The Arab Spring began ten years ago this December when a Tunisian fruit vendor set himself on fire to protest police harassment and corruption under the North African country’s autocratic regime. After toppling governments across the region, the popular uprising has a mixed record. Some countries remain mired in violence and have little social, economic, or political progress to show for their efforts a decade later. In some countries, strongarm rulers remain in power.
Tunisia is arguably the Arab Spring’s biggest success. The so-called Tunisian Quartet won the Nobel Peace Prize in 2015 for forging a pluralistic democracy out of the Jasmine Revolution, as Tunisia’s uprising became known as. Among the democratic reforms Tunisia adopted: the country’s first-ever direct elections for the mayor of Tunis.
In July 2018, self-made businesswoman Souad Abderrahim won at the polls to become the first freely elected woman mayor of an Arab capital city. Although she belongs to the moderate Islamic party Ennahda, she defies stereotypes, dressing in the latest Parisian fashions with no headscarf.
Next City sat down with Mayor Abderrahim last month on the sidelines of World Urban Forum 10 to learn more about her historic candidacy — as well as the day-to-day issues she faces as a mayor, regardless of her gender.
This interview was conducted in French. It has been translated and edited for length and clarity.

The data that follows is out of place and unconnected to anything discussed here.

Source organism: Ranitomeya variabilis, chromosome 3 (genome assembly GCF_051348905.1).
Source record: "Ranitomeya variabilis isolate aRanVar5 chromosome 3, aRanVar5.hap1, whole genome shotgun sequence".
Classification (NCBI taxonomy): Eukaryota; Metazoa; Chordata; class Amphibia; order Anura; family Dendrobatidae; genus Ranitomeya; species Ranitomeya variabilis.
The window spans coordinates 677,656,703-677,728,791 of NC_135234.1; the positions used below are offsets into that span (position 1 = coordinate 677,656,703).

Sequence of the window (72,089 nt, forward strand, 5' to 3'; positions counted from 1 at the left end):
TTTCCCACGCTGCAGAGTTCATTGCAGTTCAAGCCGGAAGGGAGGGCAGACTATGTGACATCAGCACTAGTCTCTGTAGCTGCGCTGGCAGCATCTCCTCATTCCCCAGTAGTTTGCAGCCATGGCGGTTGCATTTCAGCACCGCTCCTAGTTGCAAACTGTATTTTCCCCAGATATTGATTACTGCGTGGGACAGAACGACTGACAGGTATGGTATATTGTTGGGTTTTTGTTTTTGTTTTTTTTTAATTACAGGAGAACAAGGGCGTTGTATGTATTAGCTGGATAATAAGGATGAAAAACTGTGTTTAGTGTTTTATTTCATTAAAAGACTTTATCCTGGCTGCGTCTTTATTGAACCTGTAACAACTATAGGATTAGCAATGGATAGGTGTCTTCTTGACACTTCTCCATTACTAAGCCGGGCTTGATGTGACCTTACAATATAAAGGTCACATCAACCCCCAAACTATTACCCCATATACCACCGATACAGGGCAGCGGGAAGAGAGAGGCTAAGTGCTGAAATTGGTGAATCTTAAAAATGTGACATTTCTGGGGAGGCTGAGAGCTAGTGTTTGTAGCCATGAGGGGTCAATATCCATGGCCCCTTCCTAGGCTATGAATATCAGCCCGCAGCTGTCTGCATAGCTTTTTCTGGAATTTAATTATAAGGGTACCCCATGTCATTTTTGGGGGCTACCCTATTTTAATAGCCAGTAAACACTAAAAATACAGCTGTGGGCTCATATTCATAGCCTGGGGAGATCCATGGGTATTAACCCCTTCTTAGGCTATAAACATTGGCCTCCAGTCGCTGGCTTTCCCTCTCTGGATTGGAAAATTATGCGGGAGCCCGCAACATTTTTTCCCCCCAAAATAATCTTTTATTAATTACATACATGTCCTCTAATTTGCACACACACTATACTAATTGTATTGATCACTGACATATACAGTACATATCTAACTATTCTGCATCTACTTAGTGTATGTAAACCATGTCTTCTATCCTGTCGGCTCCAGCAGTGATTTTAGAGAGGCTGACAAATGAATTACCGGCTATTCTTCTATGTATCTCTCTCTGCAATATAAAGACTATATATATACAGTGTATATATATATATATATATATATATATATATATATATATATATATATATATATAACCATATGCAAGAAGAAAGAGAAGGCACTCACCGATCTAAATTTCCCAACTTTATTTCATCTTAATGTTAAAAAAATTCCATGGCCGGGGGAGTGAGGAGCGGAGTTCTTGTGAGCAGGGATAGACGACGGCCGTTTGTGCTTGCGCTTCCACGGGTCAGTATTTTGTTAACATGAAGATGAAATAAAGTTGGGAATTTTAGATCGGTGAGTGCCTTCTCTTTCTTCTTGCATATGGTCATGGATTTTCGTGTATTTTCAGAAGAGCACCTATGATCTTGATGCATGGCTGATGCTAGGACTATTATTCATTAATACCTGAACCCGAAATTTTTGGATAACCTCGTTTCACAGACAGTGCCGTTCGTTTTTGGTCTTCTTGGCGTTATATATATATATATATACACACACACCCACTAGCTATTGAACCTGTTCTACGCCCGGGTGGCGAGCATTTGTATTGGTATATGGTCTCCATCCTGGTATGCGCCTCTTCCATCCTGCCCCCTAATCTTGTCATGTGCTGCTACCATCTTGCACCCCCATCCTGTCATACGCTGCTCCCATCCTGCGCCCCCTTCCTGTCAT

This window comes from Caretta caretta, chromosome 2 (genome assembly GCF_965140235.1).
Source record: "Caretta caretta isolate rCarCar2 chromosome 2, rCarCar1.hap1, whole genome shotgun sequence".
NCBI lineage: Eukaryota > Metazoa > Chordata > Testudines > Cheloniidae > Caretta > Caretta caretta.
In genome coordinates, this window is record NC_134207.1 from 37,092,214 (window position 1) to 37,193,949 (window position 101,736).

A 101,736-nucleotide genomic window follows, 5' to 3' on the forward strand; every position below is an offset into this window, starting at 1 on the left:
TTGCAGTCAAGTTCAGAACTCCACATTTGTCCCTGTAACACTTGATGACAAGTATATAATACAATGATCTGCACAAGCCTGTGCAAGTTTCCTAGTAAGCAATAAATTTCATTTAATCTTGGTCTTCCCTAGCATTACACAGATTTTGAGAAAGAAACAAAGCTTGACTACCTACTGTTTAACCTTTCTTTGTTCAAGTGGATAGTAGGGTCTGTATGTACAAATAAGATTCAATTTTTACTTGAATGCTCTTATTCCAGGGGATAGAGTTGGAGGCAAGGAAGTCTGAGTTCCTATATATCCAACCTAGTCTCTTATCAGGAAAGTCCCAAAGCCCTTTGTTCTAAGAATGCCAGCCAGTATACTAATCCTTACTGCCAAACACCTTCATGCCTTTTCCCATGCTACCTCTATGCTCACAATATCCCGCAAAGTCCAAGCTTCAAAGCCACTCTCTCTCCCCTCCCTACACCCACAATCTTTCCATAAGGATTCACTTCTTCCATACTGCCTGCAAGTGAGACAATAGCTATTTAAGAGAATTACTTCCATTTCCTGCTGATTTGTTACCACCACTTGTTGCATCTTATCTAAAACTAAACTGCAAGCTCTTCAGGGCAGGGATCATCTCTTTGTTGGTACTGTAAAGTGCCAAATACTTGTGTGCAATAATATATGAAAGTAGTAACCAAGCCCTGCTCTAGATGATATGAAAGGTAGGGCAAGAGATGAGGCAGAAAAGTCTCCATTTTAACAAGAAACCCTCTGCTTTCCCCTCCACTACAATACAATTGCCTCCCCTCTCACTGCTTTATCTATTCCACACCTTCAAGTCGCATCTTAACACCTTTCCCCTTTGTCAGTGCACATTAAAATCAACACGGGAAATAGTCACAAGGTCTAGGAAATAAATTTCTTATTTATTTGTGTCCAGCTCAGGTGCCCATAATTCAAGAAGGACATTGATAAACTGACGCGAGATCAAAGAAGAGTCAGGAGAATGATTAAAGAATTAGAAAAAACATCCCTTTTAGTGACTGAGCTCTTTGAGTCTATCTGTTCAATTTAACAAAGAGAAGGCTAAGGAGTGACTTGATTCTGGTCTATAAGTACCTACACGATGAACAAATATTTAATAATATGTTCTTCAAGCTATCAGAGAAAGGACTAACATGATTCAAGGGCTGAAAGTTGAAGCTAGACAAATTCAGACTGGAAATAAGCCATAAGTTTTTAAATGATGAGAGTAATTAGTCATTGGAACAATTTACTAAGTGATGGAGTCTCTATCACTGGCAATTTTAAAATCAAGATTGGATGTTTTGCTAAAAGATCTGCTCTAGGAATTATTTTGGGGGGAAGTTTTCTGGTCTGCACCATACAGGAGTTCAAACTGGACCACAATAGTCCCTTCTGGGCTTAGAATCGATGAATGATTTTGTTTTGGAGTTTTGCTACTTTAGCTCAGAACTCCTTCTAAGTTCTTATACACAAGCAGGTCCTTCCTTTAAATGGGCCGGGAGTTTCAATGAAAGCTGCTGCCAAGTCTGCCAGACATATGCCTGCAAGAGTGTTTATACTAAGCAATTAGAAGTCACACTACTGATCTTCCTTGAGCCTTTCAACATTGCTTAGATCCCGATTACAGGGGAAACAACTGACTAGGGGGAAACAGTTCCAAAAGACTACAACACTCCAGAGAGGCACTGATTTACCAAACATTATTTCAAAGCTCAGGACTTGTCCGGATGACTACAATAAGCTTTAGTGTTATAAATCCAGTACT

What was your experience as a woman candidate in a Tunisian election?
My campaign was very controversial because we have never heard of a woman mayor of Tunis. For 160 years, the Mayor of Tunis was appointed by the President of the Republic and he always appointed a man. This was the first election and I was the only woman candidate.
As the political and economic capital, the city of Tunis is highly politicized and very symbolic. My candidacy was a huge disruption to the political establishment, which felt as though a woman cannot be a politician, cannot sell ideas, cannot inspire confidence in her citizens. Even the very progressive political parties did not nominate women.
I disputed all these notions. Studies have shown that women who run companies experience less corruption than those run by men. The education rate of women in Tunisia is 54 percent, much higher than men, and they have more master’s degrees.
As you can see, our presence in power is not by chance. It is because women show up, because of activism on the part of Tunisian women — and Tunisian men.
Does your faith pose any issues for serving in this public role?
Nothing religiously prevents a woman from being mayor of a city. After the elections, some of the progressive political parties asked how I would conduct the traditional ceremony to welcome the president to pray in the Jamaa Zitouna mosque on the 27th day of Ramadan [the so-called “Night of Power” when the prophet Muhammad received his first revelation] and also on the birthday of the prophet Muhammad.
Everyone asked: “What is she going to do? She must be there.” But nothing prevents a woman from being in the mosque. Even before I was inaugurated, I did the ceremony. I went with several female friends. It sent a positive message to say, “We can be here too!”
Did your electoral success inspire other women to run for municipal councils or mayor?
Yes, we are very symbolic now, because nobody thought that a woman can win elections. Moreover, we now have an electoral law obliging political parties to present electoral lists with horizontal and vertical parity.
That is why currently, 20 percent of mayors are women and 80 percent of vice-mayors are women, because the law requires that if the mayor is a man, then the first vice-mayor must be a woman!